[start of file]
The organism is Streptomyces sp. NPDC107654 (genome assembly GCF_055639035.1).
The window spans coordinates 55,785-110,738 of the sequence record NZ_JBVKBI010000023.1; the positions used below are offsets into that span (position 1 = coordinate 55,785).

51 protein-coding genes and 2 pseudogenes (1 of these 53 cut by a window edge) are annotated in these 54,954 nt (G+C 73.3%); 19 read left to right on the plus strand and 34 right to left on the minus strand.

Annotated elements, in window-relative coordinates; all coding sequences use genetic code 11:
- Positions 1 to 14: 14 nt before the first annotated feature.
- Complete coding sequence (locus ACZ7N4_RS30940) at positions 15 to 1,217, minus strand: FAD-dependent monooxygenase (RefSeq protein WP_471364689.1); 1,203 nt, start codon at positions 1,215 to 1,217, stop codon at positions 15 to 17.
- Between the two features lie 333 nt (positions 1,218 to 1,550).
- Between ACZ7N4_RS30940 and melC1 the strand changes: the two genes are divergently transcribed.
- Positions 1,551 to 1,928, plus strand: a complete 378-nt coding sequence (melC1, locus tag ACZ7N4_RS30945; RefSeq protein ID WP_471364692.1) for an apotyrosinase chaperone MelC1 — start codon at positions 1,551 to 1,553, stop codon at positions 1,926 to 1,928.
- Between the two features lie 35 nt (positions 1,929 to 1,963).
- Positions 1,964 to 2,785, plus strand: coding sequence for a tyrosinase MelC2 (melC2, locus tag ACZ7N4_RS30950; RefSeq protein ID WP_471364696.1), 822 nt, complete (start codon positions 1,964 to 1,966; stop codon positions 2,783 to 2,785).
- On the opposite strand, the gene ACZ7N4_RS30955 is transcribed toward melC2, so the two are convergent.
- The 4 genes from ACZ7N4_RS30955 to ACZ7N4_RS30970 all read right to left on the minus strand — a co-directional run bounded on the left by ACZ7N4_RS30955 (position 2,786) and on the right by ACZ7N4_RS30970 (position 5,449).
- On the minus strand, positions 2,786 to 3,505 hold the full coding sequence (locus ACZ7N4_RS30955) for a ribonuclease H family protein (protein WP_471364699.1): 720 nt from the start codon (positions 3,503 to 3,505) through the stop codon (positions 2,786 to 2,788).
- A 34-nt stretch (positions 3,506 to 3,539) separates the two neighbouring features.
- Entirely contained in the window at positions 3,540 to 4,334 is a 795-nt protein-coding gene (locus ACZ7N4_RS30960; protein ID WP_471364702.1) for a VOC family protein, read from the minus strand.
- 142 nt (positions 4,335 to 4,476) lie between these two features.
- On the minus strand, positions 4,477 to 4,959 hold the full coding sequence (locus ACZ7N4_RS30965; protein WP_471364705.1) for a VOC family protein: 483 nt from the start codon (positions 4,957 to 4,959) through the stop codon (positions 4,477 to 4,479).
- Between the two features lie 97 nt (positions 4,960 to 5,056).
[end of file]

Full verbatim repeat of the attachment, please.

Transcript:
The organism is Streptomyces sp. NPDC107654 (genome assembly GCF_055639035.1).
The window spans coordinates 55,785-110,738 of the sequence record NZ_JBVKBI010000023.1; the positions used below are offsets into that span (position 1 = coordinate 55,785).

51 protein-coding genes and 2 pseudogenes (1 of these 53 cut by a window edge) are annotated in these 54,954 nt (G+C 73.3%); 19 read left to right on the plus strand and 34 right to left on the minus strand.

Annotated elements, in window-relative coordinates; all coding sequences use genetic code 11:
- Positions 1 to 14: 14 nt before the first annotated feature.
- Complete coding sequence (locus ACZ7N4_RS30940) at positions 15 to 1,217, minus strand: FAD-dependent monooxygenase (RefSeq protein WP_471364689.1); 1,203 nt, start codon at positions 1,215 to 1,217, stop codon at positions 15 to 17.
- Between the two features lie 333 nt (positions 1,218 to 1,550).
- Between ACZ7N4_RS30940 and melC1 the strand changes: the two genes are divergently transcribed.
- Positions 1,551 to 1,928, plus strand: a complete 378-nt coding sequence (melC1, locus tag ACZ7N4_RS30945; RefSeq protein ID WP_471364692.1) for an apotyrosinase chaperone MelC1 — start codon at positions 1,551 to 1,553, stop codon at positions 1,926 to 1,928.
- Between the two features lie 35 nt (positions 1,929 to 1,963).
- Positions 1,964 to 2,785, plus strand: coding sequence for a tyrosinase MelC2 (melC2, locus tag ACZ7N4_RS30950; RefSeq protein ID WP_471364696.1), 822 nt, complete (start codon positions 1,964 to 1,966; stop codon positions 2,783 to 2,785).
- On the opposite strand, the gene ACZ7N4_RS30955 is transcribed toward melC2, so the two are convergent.
- The 4 genes from ACZ7N4_RS30955 to ACZ7N4_RS30970 all read right to left on the minus strand — a co-directional run bounded on the left by ACZ7N4_RS30955 (position 2,786) and on the right by ACZ7N4_RS30970 (position 5,449).
- On the minus strand, positions 2,786 to 3,505 hold the full coding sequence (locus ACZ7N4_RS30955) for a ribonuclease H family protein (protein WP_471364699.1): 720 nt from the start codon (positions 3,503 to 3,505) through the stop codon (positions 2,786 to 2,788).
- A 34-nt stretch (positions 3,506 to 3,539) separates the two neighbouring features.
- Entirely contained in the window at positions 3,540 to 4,334 is a 795-nt protein-coding gene (locus ACZ7N4_RS30960; protein ID WP_471364702.1) for a VOC family protein, read from the minus strand.
- 142 nt (positions 4,335 to 4,476) lie between these two features.
- On the minus strand, positions 4,477 to 4,959 hold the full coding sequence (locus ACZ7N4_RS30965; protein WP_471364705.1) for a VOC family protein: 483 nt from the start codon (positions 4,957 to 4,959) through the stop codon (positions 4,477 to 4,479).
- Between the two features lie 97 nt (positions 4,960 to 5,056).